Foreign Policy Blogs

Anti-Taliban Leaders Picked off in Pakistan as 34 Funeral Attendees Killed

In a statement released this morning, on the terrible occasion of at least 34 dead, 45 and more wounded at a funeral for the wife of a leading anti-Taliban leader, Kala Khan, in Peshawar, Prime Minister Yousuf Raza Gilani “reiterated the government’s resolve to root out the cancer of terrorism from every nook and corner of the country.” What’s more, he claimed that “such cowardly attacks on peaceful citizens cannot demoralize the nation.”

Actually, yes, such attacks on peaceful citizens can demoralize the nation; especially if the government and its military does nothing about them.  For now and going forward, all that really stands in the way of a Tehrik-e-Taliban take over in Islamabad is the principled and profiteering stance that some tribal leaders around the border regions between Afghanistan and Pakistan have taken against a run through of Taliban authority.  Indeed, even though many thousands of Pakistani soldiers have died in beating back the Taliban in the tribal regions, the military remains hesitant and far too plodding in its moves against its own home grown terror cells. The anti-Taliban leaders are thus crucial for this government’s survival in office.

As more of these self-avowed anti-Talibans are killed off, the leadership in tribal Pakistam, the Taliban’s home base will tend increasing neutrality between the competing sides, the government and the insurgents.  Any course of military and political action that brings about this outcome cannot be the right course against terror in Pakistan.  The government (and any successor government) must move to protect these leaders.

It has been reported that the there was no security present during the funeral service during which a young man wearing a shawl reportedly joined a group of mourners and detonated his explosive vest.  Now, certainly the government cannot provide security for all such solemn occasions; nor should it.  But surely the government in Islamabad must now have been clued into the fact that it will go under if more leaders like Kala Khan are attacked. Surely something must be done–and publicly so.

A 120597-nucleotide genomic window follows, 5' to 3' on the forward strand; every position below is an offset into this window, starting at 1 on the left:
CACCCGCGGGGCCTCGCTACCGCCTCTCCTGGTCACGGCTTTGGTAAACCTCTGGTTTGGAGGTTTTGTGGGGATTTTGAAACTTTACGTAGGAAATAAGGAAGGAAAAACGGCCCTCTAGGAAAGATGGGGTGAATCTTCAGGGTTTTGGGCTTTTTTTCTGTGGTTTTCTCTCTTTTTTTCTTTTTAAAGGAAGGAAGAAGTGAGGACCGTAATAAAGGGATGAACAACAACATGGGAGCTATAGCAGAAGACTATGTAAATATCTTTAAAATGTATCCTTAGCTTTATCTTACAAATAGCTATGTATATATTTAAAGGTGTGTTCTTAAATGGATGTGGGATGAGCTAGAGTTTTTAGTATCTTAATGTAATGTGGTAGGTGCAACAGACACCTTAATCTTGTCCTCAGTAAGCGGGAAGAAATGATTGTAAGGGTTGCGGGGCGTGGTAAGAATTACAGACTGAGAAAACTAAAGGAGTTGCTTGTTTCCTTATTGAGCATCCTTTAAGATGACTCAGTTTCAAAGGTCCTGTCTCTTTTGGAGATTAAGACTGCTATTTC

Given the terrible job the government did during the devastating summer floods, it’ll be next impossible to pay off or, better, ‘train’ a generation of leaders to support the PPP government; but it won’t do to allow those leaders to perish, leaders who at least want to work with that government against a common enemy. Sending off messages that the government is rooting out terror and that cowardly acts like suicide bombings cannot break a people’s will smack of idle thumb diddling if the daily reportage in the news stakes bleeds ink saying precisely the opposite.

Consider the plaintive remarks, of a survivor of the day’s attack at the funeral in Peshawar: “Government has not provided us any support. Only Allah has saved us.”  Statements like this won’t do going forward.



Faheem Haider
Faheem Haider

Faheem Haider is a political analyst, writer and artist. He holds advanced research degrees in political economy, political theory and the political economy of development from the London School of Economics and Political Science and New York University. He also studied political psychology at Columbia University. During long stints away from his beloved Washington Square Park, he studied peace and conflict resolution and French history and European politics at the American University in Washington DC and the University of Paris, respectively.

Faheem has research expertise in democratic theory and the political economy of democracy in South Asia. In whatever time he has to spare, Faheem paints, writes, and edits his own blog on the photographic image and its relationship to the political narrative of fascist, liberal and progressivist art.

That work and associated writing can be found at the following link:

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